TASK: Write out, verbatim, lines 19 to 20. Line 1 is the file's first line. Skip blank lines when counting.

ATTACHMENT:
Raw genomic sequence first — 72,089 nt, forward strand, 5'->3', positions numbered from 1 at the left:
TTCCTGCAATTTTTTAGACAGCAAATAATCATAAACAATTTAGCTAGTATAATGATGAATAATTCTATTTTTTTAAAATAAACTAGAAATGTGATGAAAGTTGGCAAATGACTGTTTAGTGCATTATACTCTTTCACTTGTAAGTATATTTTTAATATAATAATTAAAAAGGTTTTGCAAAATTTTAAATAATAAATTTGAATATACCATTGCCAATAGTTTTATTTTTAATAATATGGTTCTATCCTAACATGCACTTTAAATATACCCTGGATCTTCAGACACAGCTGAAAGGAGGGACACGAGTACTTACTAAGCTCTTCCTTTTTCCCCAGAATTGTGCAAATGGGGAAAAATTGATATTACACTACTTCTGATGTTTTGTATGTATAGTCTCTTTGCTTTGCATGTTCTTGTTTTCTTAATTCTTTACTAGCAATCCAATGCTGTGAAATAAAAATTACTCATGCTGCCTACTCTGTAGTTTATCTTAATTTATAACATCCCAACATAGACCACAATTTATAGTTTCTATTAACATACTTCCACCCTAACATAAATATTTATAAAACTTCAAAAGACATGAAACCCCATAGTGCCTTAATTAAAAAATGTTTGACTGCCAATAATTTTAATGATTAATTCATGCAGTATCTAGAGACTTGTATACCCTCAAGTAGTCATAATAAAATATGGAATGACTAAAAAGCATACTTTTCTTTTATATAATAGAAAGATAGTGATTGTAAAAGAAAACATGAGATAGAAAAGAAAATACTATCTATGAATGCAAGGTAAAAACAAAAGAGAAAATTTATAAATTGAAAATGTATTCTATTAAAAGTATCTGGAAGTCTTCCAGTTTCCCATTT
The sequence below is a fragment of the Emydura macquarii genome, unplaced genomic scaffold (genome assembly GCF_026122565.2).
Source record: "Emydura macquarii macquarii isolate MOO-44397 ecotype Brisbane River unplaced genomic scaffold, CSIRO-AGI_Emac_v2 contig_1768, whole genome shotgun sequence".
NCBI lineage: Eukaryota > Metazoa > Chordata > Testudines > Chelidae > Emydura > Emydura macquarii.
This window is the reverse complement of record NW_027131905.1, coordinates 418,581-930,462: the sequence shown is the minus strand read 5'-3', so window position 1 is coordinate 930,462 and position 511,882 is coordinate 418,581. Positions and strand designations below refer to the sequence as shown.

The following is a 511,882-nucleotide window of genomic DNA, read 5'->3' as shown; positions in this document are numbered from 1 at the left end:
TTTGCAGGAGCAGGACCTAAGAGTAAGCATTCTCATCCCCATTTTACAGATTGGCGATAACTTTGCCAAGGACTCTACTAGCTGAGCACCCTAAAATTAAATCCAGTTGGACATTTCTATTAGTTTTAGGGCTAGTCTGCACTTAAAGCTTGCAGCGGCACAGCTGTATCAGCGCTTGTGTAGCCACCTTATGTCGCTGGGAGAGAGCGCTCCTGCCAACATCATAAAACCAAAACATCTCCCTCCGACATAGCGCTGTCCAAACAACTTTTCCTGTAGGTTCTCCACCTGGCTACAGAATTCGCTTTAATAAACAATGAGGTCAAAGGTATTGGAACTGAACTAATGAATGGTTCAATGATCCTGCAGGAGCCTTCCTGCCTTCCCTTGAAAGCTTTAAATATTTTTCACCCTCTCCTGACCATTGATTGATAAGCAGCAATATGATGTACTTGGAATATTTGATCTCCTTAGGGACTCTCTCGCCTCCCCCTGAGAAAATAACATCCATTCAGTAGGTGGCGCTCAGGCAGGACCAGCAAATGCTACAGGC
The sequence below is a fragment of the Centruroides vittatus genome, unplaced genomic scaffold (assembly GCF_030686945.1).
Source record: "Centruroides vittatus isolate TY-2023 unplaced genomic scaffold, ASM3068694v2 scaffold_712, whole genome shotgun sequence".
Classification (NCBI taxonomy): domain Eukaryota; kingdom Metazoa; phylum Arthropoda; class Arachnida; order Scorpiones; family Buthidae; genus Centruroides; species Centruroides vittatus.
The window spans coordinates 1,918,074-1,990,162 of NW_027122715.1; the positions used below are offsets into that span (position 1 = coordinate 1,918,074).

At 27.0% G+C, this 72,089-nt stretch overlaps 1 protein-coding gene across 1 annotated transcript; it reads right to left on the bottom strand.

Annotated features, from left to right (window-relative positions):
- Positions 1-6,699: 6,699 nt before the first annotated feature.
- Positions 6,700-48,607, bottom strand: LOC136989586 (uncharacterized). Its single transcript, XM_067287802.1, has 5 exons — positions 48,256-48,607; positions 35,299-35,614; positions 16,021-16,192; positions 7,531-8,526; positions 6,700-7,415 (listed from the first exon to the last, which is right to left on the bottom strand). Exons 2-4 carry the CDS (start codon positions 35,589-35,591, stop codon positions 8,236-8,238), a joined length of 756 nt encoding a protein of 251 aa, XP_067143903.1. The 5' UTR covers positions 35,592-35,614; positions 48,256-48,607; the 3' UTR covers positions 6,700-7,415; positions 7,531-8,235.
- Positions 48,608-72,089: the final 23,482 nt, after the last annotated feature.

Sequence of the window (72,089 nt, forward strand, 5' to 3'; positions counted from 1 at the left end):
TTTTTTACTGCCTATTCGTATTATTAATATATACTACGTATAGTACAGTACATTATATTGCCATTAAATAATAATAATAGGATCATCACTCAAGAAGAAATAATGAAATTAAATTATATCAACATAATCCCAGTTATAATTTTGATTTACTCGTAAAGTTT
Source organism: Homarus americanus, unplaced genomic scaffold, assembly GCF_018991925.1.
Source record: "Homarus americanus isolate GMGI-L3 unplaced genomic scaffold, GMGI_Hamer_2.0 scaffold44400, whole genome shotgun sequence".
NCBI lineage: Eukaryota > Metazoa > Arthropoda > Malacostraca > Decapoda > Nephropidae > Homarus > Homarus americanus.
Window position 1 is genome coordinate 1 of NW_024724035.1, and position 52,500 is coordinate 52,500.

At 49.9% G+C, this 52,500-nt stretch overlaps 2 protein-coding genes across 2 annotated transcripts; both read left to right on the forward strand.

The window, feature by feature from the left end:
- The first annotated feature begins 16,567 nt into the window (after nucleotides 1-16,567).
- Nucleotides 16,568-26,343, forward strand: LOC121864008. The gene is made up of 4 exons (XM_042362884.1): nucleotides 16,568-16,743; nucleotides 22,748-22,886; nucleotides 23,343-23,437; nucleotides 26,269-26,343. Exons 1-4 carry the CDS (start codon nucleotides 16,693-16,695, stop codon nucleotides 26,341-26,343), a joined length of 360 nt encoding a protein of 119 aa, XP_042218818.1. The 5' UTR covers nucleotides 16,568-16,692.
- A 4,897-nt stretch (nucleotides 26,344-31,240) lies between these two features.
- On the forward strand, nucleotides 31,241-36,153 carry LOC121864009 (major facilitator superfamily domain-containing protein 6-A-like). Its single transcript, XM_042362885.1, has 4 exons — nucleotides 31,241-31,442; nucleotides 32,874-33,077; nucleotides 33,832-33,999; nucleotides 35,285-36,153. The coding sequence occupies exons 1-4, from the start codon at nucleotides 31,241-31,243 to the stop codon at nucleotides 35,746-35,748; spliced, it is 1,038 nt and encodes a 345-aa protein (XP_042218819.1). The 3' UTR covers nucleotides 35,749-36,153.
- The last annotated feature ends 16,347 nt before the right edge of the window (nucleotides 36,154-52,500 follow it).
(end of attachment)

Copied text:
TTTTTTACTGCCTATTCGTATTATTAATATATACTACGTATAGTACAGTACATTATATTGCCATTAAATAATAATAATAGGATCATCACTCAAGAAGAAATAATGAAATTAAATTATATCAACATAATCCCAGTTATAATTTTGATTTACTCGTAAAGTTT
Source organism: Homarus americanus, unplaced genomic scaffold, assembly GCF_018991925.1.